Clockwise from top left: Prince… during a performance of We Are the Word in 1995; on the 2015 album Hit N Run; at the World Music Awards in 1994; in the movie Purple Rain; performing with 3rdEyeGirl in 2014; on stage at the Cobo Hall, Detroit, in 1980; performing at Radio City Hall in 1983; on tour in 1997 at the San Jose Event Center in California, at the Fabulous Forum, LA, 1985, and on a publicity still for performances with 3rdEyeGirl. Photos: as indicated
Way before our lives became digitally represented and outrageous dress was necessary for photographs, in particular selfies, to pop when viewed on the world’s most used gadget—the smartphone, there was Prince. At the time of his biggest hit song When Doves Cry from the album Purple Rain, the man wasn’t just fashion forward, he was leagues ahead of everyone else. Yes, even Michael Jackson.
And before we could start to imagine the androgyny pervading men’s wear today, Prince was putting his dalliances with feminine forms or, more likely, the aesthetics of camp out there for all to admire and censure, equally. His style was gender-bending as his music was genre-bending, his look as intriguing as his sound was transfixing. It was all so natural to him—on stage and off stage—that fans consider his outrageous clothes part of his distinctive grooves. And he did not step back for a minute, even when wearing a suit, replacing the conventional with the unusual as easily as he swapped prepositions for numerals in his song titles.
What had Prince not worn?
A dress, perhaps, but even that, we’re not entirely sure. We’re, however, certain he beat Liza Minnelli to the matching, tunic-and-pyjama-bottom combo. That’s the curious paradox about Prince. Here was a man who wore the Western equivalent of the samfu with equal effortlessness as the ruffled shirts that he loved. Could a guy’s taste be so truly varied?
Prince was always agreeable to showing skin on his album covers. Clockwise from top left: Prince (1979), Dirty Mind (1980), Parade (1986), Lovesexy (1988). Photos: as indicated
Michael Jackson was hailed as the King of Pop and King of Style, but to us, it was Prince who pushed what’s acceptable that much further, musically and sartorially. Michael Jackson did not go nude until 1995, in the Wayne Isham-directed music video of You are Not Alone, shot with wife-of-that-time Priscilla Presley (so lacking in sexual chemistry it was that it could have been a follow-up of the 1971 film Melody, now The Grown-Up Years!). Whether that established Wacko Jacko as a red-blooded procreative male, it’s not easy to say.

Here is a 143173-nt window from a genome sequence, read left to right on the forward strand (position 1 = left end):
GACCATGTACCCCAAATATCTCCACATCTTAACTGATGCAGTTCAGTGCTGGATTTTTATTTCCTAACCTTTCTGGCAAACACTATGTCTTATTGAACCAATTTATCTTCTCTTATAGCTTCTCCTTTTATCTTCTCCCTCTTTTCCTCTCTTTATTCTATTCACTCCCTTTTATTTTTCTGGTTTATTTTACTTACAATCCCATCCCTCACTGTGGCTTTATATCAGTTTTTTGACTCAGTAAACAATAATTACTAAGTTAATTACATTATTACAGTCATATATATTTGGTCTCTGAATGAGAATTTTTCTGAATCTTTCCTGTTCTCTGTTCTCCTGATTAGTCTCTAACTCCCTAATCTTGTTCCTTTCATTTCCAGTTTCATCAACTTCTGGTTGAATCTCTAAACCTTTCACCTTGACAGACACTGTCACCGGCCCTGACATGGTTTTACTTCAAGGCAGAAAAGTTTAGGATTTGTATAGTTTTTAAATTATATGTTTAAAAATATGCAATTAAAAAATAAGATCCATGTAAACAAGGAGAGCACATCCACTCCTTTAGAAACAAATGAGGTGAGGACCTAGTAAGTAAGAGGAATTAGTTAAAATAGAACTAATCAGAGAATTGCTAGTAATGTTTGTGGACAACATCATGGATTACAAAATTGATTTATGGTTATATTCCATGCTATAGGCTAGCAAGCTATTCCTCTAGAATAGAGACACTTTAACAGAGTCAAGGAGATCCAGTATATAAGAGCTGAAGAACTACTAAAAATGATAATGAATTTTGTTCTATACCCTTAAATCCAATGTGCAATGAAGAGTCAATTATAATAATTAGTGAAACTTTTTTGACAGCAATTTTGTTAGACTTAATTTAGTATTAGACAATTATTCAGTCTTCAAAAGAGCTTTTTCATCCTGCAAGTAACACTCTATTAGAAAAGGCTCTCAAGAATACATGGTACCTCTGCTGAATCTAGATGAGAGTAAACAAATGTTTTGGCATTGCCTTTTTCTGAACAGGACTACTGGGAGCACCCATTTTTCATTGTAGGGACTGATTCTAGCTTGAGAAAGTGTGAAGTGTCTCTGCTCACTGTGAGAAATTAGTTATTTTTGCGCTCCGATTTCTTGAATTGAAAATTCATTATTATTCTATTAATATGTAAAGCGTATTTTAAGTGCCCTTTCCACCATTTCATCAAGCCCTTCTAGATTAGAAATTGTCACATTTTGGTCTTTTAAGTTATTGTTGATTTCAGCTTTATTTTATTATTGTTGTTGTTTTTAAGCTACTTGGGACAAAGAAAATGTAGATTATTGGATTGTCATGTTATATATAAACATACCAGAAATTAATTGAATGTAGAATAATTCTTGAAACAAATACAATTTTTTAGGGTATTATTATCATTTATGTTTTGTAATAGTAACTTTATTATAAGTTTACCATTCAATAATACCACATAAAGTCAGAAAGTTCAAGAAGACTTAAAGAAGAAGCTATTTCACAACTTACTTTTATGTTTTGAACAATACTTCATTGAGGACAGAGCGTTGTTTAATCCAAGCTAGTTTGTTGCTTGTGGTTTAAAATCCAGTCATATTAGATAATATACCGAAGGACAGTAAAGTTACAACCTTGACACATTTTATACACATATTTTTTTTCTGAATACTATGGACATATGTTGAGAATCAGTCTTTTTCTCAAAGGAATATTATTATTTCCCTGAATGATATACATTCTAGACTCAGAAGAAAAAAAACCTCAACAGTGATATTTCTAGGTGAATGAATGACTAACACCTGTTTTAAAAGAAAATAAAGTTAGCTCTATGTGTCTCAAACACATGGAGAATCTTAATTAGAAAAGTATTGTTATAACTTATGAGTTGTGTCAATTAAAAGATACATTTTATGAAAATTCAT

It isn’t that Prince was an embodiment of overt masculinity, but not wearing set him apart as wearing did. Just a year after his debut album For You, Prince appeared shirtless on the cover of his second album, the 1979 eponymous LP, and, later, down to his skivvies on 1980’s Dirty Mind and, to the chagrin of implacable heterosexuals, undies and stockings during a show in Detroit in the same year. He performed with the flair of a stripper. Complete nudity came on 1988’s Lovesexy with the, perhaps, unsurprising feminine pose of cupping half his breast, allowing the right purlicue to underscore his left nipple. Like some of the artistes today, he didn’t need clothes to say something about his unconventional image.
And we really shouldn’t just credit Beyonce, Nicki Minaj, and co for the audacity to expose their butt on stage. Back in 1991, during the MTV Video Music Awards, Prince, in a yellow openwork suit (bolero-ish jacket and high-waist pants!), revealed to the audience a bare backside that could easily belong to any attractive woman. Delirium rather than disdain greeted the exposure. Rolling Stone magazine gleefully reported: “…Prince’s lithe movements and muscular guitar work remained the focus — especially once a few spins made it abundantly clear that his suit had holes in the seat to showcase his butt. ‘Let me show you, baby, I’m a talented boy,’ he sang.”
As any fashionista will tell you, it always helps to be lean and flat-chested. David Bowie certainly knew that. Prince was a five-foot-two (1.58m) fella with a leanness that he was always ready to flaunt; a diminutive figure who made buttons on shirts mostly superfluous. And there was the chiselled, ageless face, which he attributed to, among many unlikely concepts, not celebrating the date of his birth. As he told The Guardian in 2011, “If you look in the Bible, there’s no birthdays.”
Prince Rogers Nelson, RIP.